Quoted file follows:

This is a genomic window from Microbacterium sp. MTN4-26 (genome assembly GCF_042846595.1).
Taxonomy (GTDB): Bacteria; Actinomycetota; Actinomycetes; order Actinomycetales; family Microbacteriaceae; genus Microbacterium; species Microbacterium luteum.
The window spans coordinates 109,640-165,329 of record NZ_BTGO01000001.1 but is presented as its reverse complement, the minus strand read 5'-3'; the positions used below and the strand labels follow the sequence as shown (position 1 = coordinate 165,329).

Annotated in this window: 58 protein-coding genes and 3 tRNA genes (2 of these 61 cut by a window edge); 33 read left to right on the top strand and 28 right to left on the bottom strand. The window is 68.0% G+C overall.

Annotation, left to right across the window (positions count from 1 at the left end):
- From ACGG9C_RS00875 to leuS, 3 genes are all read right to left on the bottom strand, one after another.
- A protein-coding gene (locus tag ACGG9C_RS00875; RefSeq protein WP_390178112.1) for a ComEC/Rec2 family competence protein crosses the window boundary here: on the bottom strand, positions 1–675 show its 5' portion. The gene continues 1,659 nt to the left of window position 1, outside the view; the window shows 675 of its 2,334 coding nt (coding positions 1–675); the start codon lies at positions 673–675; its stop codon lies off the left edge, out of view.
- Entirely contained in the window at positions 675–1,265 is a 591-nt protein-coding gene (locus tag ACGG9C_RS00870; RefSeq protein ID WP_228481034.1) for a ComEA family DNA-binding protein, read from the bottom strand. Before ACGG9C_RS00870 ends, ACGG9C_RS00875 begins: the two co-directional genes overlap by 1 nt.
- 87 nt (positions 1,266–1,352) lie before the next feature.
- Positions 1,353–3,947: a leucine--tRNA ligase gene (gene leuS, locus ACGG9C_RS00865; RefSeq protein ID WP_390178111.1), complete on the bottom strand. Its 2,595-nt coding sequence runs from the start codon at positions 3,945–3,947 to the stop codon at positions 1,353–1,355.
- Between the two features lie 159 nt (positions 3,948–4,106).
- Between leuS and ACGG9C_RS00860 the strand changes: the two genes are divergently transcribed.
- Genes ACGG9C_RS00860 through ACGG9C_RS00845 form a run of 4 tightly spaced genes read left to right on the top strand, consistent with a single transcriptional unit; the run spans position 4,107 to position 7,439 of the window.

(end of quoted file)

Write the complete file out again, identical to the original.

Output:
This is a genomic window from Microbacterium sp. MTN4-26 (genome assembly GCF_042846595.1).
Taxonomy (GTDB): Bacteria; Actinomycetota; Actinomycetes; order Actinomycetales; family Microbacteriaceae; genus Microbacterium; species Microbacterium luteum.
The window spans coordinates 109,640-165,329 of record NZ_BTGO01000001.1 but is presented as its reverse complement, the minus strand read 5'-3'; the positions used below and the strand labels follow the sequence as shown (position 1 = coordinate 165,329).

Annotated in this window: 58 protein-coding genes and 3 tRNA genes (2 of these 61 cut by a window edge); 33 read left to right on the top strand and 28 right to left on the bottom strand. The window is 68.0% G+C overall.

Annotation, left to right across the window (positions count from 1 at the left end):
- From ACGG9C_RS00875 to leuS, 3 genes are all read right to left on the bottom strand, one after another.
- A protein-coding gene (locus tag ACGG9C_RS00875; RefSeq protein WP_390178112.1) for a ComEC/Rec2 family competence protein crosses the window boundary here: on the bottom strand, positions 1–675 show its 5' portion. The gene continues 1,659 nt to the left of window position 1, outside the view; the window shows 675 of its 2,334 coding nt (coding positions 1–675); the start codon lies at positions 673–675; its stop codon lies off the left edge, out of view.
- Entirely contained in the window at positions 675–1,265 is a 591-nt protein-coding gene (locus tag ACGG9C_RS00870; RefSeq protein ID WP_228481034.1) for a ComEA family DNA-binding protein, read from the bottom strand. Before ACGG9C_RS00870 ends, ACGG9C_RS00875 begins: the two co-directional genes overlap by 1 nt.
- 87 nt (positions 1,266–1,352) lie before the next feature.
- Positions 1,353–3,947: a leucine--tRNA ligase gene (gene leuS, locus ACGG9C_RS00865; RefSeq protein ID WP_390178111.1), complete on the bottom strand. Its 2,595-nt coding sequence runs from the start codon at positions 3,945–3,947 to the stop codon at positions 1,353–1,355.
- Between the two features lie 159 nt (positions 3,948–4,106).
- Between leuS and ACGG9C_RS00860 the strand changes: the two genes are divergently transcribed.
- Genes ACGG9C_RS00860 through ACGG9C_RS00845 form a run of 4 tightly spaced genes read left to right on the top strand, consistent with a single transcriptional unit; the run spans position 4,107 to position 7,439 of the window.